How do I form a tenon on the end of a five-foot-long table apron? It won’t fit atop my table saw in the tenon jig.
Rob Johnstone: You could use a dado head mounted in your saw and nibble away (yup, that is the real woodworking term) the material at the end of the rail to form a tenon. If your apron is rectangular in shape with squared up edges, then it is really easy to do. Use some scrap lumber to test your cuts and you can remove stock on successive passes, using a miter gauge to control the cuts, until you have a tenon. You may need to pare away on the cheeks with a chisel to fit your tenon to its mortise. If your apron is not going to end up in a rectangular form with squared-up faces, it likely will be in that form at one point in your machining process. Take the time to form your tenons at that time, and then move ahead with the rest of the shaping you have in mind.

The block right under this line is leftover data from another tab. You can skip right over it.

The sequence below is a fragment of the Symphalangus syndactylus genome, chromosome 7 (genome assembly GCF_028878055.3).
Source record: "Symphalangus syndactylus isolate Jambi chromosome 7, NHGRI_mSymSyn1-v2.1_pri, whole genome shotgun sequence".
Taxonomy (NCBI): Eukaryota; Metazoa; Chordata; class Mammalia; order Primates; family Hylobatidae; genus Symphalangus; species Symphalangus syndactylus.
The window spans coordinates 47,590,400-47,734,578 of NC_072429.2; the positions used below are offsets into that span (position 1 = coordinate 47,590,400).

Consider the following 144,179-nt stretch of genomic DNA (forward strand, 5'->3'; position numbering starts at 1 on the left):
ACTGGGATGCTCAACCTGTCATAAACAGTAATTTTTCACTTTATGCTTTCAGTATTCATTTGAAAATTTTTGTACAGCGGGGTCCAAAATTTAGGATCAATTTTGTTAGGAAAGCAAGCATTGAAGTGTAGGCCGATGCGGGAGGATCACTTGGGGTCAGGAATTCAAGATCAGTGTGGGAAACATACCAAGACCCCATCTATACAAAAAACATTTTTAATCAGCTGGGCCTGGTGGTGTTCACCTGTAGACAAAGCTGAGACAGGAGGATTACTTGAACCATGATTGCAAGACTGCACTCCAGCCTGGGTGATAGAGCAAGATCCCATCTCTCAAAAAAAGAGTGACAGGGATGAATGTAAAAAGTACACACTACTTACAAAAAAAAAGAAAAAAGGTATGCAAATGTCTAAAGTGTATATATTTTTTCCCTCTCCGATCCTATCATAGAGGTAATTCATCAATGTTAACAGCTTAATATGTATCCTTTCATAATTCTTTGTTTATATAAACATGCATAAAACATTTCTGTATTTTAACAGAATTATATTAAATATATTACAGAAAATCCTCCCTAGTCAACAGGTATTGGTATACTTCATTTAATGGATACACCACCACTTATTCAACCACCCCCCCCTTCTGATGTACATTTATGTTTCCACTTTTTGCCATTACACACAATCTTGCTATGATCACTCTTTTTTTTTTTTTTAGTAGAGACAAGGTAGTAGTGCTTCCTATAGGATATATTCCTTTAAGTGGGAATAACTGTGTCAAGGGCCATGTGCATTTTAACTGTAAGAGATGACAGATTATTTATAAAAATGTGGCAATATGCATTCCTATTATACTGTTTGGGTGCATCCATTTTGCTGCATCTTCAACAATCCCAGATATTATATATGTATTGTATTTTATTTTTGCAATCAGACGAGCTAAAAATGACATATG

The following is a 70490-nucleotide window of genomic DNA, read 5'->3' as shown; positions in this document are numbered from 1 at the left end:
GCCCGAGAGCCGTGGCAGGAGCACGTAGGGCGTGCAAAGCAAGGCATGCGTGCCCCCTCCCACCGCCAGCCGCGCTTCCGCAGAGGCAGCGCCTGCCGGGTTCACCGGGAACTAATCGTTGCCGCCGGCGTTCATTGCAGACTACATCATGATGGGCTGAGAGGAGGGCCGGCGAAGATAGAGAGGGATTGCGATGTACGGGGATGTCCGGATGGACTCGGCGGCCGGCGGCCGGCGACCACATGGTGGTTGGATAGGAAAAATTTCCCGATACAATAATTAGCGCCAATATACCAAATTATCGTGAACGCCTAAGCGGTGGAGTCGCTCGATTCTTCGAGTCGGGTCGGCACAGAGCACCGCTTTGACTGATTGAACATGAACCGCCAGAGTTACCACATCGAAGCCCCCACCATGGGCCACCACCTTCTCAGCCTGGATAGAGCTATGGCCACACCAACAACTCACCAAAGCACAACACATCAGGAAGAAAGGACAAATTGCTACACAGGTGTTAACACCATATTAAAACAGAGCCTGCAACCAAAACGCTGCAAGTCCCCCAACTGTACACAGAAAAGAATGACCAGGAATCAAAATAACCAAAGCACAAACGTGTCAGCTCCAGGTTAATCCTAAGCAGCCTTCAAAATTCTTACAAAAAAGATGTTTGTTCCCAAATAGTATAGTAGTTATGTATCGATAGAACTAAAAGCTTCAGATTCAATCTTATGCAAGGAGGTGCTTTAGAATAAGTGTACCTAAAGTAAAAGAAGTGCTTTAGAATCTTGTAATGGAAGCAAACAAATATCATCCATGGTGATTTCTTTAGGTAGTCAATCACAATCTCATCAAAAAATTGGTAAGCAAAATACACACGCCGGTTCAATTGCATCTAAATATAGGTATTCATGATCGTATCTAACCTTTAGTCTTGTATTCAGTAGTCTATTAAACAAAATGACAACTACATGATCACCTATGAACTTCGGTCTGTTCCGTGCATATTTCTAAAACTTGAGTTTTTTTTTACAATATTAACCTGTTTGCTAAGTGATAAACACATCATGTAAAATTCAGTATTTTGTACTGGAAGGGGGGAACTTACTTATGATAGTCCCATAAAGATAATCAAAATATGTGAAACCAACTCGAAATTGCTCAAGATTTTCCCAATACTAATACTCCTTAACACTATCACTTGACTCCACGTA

John Brock: I cut these on a crosscut sled on a table saw using a stacked dado set. I first make the shoulder cuts as I would on a shorter piece, then nibble the tenon down. I leave a little extra material on the tenon cheeks and pare them with a hand plane or a chisel for a clean press fit in the mortise.
Tim Inman: Sometimes we let technology get in our way. On a really long or difficult-to-fit-in-the-jig board, why not go back to the old school and just do it by hand? It is really pretty simple, and quite effective, to use an old-fashioned hand saw to define the shoulder position and depth. Then use a very sharp chisel to pare away the excess. They did it this way for centuries. If you must do it with something you can plug in, set up a handheld router.
Carol Reed: Hog it out with a dado blade and a miter gauge, just like Norm does!